Tinetti Test Scoring and Interpretation

The TBT scoring system is designed to quantify the risk of falls by evaluating performance in both the balance and gait sections. Each task within these sections is scored on a scale ranging from 0 to 2, where 0 = most severe impairment and 2 = ability to perform the task independently without any difficulty.

Balance Section Scoring

  • The balance section consists of 9 items, with total scores ranging from 0 to 16. A higher score in this section suggests better balance control and a lower risk of falling during stationary activities.

Gait Section Scoring

  • The gait section includes 8 items, with scores varying from 0 to 12. A higher score indicates a safer, more stable walking pattern, reducing the likelihood of falls during movement.

Total Score and Fall Risk Interpretation

The combined scores from both sections give a maximum possible score of 28. The total score is then used to categorize patients into three levels of fall risk

  • Below 19: Indicates a high fall risk. Patients scoring in this range are considered at significant risk for falls and may require intensive intervention.
  • 19 to 23: This score range represents a moderate fall risk. Patients within this score range are at moderate risk of falling and may benefit from targeted balance and gait training.
  • 24 and above: Suggests a low fall risk. This score range indicates good functional independence with a minimal risk of falls

By identifying specific areas of weakness, interventions can be more effectively directed toward improving balance, enhancing gait, and ultimately reducing the risk of falls among elderly patients. 

Clinical Relevance and Application

The TBT serves as a foundation for developing targeted interventions aimed at reducing fall risk, enhancing mobility, and improving the overall quality of life for older adults.

Usecase in Elderly Care

  • The test’s ability to dissect balance and gait into tangible components allows for a better understanding of a patient’s fall risk. Falls can lead to significant morbidity, loss of independence, and even mortality.
  • By identifying specific deficits, interventions can tailor rehabilitation programs to address the individual needs of each patient, whether through physical therapy, exercise, or modifications in the living environment.

Incorporation into Clinical Practice

  • The test is straightforward to administer and does not require specialized equipment, making it accessible to a wide range of healthcare settings.
  • Its predictive value for fall risk makes it an essential component of routine assessments for elderly patients, informing both immediate interventions and long-term care planning.

By integrating this test into regular patient evaluations, healthcare professionals can work on the prevention of falls in the elderly.

Research and Future Directions – Tinetti Test

Research has consistently validated the Tinetti Test as an effective tool for identifying older adults at risk of falling. Studies have highlighted its utility in various settings, including community-dwelling populations and nursing homes, demonstrating its adaptability and relevance across different care environments.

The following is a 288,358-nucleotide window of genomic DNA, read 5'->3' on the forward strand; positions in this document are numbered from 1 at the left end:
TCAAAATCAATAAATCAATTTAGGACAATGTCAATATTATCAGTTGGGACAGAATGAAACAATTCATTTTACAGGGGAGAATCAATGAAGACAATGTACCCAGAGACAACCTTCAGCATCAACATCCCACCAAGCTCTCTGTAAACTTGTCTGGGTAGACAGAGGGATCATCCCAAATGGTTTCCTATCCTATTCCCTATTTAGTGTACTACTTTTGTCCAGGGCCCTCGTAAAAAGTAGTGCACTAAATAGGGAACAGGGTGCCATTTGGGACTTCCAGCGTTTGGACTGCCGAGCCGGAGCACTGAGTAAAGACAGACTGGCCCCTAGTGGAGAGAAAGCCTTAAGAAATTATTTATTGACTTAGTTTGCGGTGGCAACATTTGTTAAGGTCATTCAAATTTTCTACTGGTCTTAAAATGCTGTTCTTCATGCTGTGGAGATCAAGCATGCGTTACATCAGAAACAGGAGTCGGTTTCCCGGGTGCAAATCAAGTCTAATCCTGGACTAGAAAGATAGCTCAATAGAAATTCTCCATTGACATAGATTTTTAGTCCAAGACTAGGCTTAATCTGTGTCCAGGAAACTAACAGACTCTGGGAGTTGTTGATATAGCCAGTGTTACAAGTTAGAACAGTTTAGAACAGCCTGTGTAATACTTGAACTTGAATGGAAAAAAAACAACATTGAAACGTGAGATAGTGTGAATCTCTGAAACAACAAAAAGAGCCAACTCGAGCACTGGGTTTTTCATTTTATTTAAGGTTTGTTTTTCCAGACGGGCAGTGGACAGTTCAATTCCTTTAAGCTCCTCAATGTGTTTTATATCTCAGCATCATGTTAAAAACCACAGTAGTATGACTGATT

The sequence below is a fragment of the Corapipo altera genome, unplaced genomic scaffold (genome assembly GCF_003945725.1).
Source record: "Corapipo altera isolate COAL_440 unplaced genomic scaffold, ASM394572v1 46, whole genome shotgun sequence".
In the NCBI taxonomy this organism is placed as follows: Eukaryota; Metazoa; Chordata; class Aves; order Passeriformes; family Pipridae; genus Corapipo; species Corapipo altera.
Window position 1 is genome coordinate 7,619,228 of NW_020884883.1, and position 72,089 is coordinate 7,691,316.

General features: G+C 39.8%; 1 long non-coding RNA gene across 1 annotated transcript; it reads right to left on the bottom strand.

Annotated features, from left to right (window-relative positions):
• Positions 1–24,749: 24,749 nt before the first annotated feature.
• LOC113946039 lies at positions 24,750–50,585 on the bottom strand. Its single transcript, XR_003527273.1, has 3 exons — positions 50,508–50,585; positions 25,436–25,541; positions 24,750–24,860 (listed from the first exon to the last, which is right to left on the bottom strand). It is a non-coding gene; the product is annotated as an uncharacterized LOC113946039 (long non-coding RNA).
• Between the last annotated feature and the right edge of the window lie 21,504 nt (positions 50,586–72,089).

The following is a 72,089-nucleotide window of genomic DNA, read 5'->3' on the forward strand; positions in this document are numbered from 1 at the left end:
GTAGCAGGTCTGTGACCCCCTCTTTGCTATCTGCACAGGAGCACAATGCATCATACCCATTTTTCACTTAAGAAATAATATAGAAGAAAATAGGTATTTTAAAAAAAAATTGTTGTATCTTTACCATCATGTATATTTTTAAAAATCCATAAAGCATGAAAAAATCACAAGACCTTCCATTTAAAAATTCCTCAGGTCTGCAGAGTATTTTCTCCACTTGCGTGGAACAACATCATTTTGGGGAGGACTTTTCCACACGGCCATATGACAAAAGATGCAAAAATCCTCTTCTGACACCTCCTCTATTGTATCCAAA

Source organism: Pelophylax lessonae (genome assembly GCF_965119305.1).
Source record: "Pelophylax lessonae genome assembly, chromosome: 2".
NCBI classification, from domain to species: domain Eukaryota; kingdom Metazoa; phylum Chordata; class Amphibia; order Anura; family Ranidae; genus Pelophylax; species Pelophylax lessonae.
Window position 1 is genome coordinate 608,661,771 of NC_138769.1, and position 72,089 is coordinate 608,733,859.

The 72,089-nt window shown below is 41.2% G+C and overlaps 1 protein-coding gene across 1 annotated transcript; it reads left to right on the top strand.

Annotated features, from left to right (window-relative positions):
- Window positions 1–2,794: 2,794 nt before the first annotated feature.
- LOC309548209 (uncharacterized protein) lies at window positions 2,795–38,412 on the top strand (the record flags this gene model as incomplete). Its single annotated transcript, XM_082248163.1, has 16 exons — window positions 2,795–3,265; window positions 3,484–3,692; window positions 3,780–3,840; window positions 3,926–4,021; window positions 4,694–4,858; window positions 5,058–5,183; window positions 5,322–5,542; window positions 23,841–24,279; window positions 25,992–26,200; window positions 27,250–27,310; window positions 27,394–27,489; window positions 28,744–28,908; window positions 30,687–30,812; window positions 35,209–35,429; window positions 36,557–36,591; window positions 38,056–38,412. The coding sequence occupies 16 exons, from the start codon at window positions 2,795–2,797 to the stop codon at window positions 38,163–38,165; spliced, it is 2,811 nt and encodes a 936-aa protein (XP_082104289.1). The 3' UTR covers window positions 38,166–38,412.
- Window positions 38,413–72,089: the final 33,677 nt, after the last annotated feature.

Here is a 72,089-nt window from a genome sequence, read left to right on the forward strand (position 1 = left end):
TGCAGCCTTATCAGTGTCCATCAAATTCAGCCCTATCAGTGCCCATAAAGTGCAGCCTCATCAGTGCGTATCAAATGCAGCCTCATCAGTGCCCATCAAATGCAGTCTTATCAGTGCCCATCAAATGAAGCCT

Areas for Further Investigation and Development

Future research should focus on:

  • Enhancing the test’s sensitivity and specificity through integrating technology, such as motion analysis tools.
  • Developing normative data for diverse populations, including those with specific health conditions that impact balance and gait.
  • Exploring the test’s application in early intervention strategies to prevent falls before they occur


The Tinetti Balance Test stands out as a cornerstone in geriatric care for its comprehensive assessment of gait and balance. It plays a critical role in identifying individuals at high risk of falls, thereby facilitating timely and targeted interventions.

By accurately assessing fall risk, the Tinetti Test contributes significantly to the development of personalized care plans aimed at improving mobility, independence, and quality of life for elderly individuals. Its continued use and evolution will remain vital in efforts to mitigate the impact of falls in aging populations.


1. Tinetti ME, Williams TF, Mayewski R. Fall risk index for elderly patients based on number of chronic disabilities. Am J Med. 1986; 80(3):429-34.

2. Lin MR, Hwang HF, Hu MH, Wu HD, Wang YW, Huang FC. Psychometric comparisons of the timed up and go, one-leg stand, functional reach, and Tinetti balance measures in community-dwelling older people.

3. J Am Geriatr Soc. 2004; 52(8):1343-8.3. Mancini M, Horak FB. The relevance of clinical balance assessment tools to differentiate balance deficits. Eur J Phys Rehabil Med. 2010; 46(2): 239–248.

Adrian White

Written By

Adrian White

Certified Herbalist

Adrian White is an international author and certified herbalist since 2012 and an organic farmer since 2009. She balances her time running Jupiter Ridge Farm (growing diverse culinary/medicinal mushrooms, vegetables, and herbs) with writing on agriculture, sustainability, herbalism, skincare and plant-based health. Her work appears on sites such as Healthline, Psych Central, and WebMD, The Guardian, Civil Eats, Rodale’s Organic Life, Good Housekeeping, and many more. Find Adrian, her farm, her work, and her projects on Facebook, Twitter, Instagram, LinkedIn